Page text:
Former embezzler lands gig as Michigan House staffer

Jonathan Oosting
Detroit News Lansing Bureau

Lansing -- A former Highland Park school board member convicted of embezzling thousands of taxpayer dollars from the beleaguered district has landed a new gig on the state payroll.

Robert Davis, a well-known litigious activist released from federal prison early last year, is working as a policy analyst and legislative aide for state Rep. LaTanya Garrett, D-Detroit.

Garrett hired Davis in July and said he has a “very good background in policy,” making him a solid pick for her staff despite his past legal troubles.

“Robert reviews policy,” she said. “He doesn’t touch money. Oil and water, it don’t mix. Very loyal to me. I have no concerns with Robert being my policy director. It doesn’t involve cash.”

Davis is earning $41,000 a year in his new job, according to salary data voluntarily disclosed by the Michigan House.

Davis had styled himself as an anti-corruption crusader before he was convicted and served 10 months in prison for stealing $200,000 from Highland Park Schools between 2004 and 2010. The district has been under control of a state-appointed emergency manager since 2012 but no longer operates any of its own schools.

Prosecutors accused Davis of funneling money from a school contractor to two separate companies he had created. They allege he spent the money on a pricey car and expensive clothes.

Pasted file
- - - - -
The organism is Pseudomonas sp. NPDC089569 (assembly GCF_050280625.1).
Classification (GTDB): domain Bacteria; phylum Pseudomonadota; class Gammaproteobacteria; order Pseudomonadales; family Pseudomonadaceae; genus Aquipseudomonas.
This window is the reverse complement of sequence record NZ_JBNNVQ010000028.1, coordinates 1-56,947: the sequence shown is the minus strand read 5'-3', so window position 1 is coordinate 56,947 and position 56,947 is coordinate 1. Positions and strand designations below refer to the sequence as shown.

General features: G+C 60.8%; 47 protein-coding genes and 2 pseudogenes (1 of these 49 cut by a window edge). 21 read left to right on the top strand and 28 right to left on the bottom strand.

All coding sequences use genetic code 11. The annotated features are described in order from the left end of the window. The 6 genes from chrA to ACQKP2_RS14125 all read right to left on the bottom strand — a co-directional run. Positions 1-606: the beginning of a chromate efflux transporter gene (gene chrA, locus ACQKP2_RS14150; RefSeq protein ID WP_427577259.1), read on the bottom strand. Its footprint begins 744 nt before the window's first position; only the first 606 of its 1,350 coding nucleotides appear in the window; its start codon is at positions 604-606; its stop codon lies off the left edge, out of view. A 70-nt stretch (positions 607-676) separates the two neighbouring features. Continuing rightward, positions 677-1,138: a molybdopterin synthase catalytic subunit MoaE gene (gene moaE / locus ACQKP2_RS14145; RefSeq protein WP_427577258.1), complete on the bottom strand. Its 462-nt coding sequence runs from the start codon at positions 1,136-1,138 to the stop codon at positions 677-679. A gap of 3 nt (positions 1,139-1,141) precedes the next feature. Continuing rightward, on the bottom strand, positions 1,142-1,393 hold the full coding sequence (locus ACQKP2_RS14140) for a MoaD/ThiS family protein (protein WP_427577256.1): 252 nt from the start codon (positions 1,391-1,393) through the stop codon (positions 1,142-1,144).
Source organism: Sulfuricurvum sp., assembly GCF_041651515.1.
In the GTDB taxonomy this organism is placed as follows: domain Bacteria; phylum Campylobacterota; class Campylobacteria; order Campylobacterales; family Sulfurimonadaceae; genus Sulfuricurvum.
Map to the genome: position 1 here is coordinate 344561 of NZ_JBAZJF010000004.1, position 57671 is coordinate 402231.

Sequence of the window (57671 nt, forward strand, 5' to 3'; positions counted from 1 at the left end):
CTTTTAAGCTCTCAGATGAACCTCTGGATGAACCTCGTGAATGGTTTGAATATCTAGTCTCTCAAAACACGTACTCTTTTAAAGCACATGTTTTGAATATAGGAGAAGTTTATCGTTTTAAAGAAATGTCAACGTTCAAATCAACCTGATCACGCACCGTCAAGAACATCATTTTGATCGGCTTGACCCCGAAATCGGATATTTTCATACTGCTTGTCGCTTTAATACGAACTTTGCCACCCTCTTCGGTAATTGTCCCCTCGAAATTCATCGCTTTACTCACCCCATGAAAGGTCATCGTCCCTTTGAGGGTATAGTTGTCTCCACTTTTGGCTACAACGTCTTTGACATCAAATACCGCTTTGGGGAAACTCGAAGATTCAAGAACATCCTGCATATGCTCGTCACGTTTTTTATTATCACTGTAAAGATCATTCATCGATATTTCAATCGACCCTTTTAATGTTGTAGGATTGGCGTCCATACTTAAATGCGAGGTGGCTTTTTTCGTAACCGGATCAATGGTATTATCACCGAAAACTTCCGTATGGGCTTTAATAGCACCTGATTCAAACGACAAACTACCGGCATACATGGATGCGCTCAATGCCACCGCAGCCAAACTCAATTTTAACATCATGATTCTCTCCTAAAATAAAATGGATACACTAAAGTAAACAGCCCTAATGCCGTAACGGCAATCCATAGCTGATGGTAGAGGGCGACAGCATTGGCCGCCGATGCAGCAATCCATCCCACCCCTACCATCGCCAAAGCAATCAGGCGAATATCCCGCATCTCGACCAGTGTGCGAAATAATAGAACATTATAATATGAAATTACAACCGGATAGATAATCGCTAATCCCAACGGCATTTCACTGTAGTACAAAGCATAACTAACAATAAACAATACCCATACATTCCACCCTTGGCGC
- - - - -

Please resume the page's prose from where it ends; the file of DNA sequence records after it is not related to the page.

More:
“I’m very thankful for getting a second chance,” Davis said Wednesday when asked about his new job in Garrett’s office, telling The Detroit News he is excited to help her assist constituents in Detroit and Highland Park.

While Garrett chose Davis for the position, the standard hiring process includes review by the offices of both House Minority Leader Sam Singh, D-East Lansing, and Speaker Tom Leonard, R-DeWitt.

Leonard “would not have made this decision for the Republican caucus,” but he did not step in to stop the hire, said House GOP spokesman Gideon D’Assandro.

Leonard gives Democrats “a lot of latitude” in personnel matters so long as they adhere to House rules, D’Assandro explained. He told The News there are several layers of oversight on financial decisions involving legislator staff budgets.

“The Democrat caucus has decided to trust Robert Davis with the responsibility of serving the 7th District and Rep. Garrett’s constituents, and the speaker allows them to make that decision so long as there is no evidence of wrongdoing against the House,” D’Assandro said.

Despite his own legal woes, Davis has continued to position himself as a crusader for justice. In June 2016, he formed a nonprofit corporation called “A Felon's Crusade for Equality, Honesty and Truth.”

He has filed several lawsuits against the state, Gov. Rick Snyder and Detroit. This summer, he was part of a suit seeking to block taxpayer funding for Little Caesars Arena in Detroit, arguing the tax revenues were intended for Detroit schools and parks.

Davis has also pursued recall petitions against elected officials, including state Sen. Bert Johnson, a fellow Highland Park Democrat who is fighting federal corruption charges for allegedly hiring a “ghost employee” in his office to repay a personal loan.

Davis said taxpayers should not be worried about his new job as a state House staffer.

“My role is basically to do research for (Garrett) and serve in various capacities with respect to assisting her with district issues,” he said. “I don’t have any authority over any finances or over any policy. I am just simply an aide to the legislator.”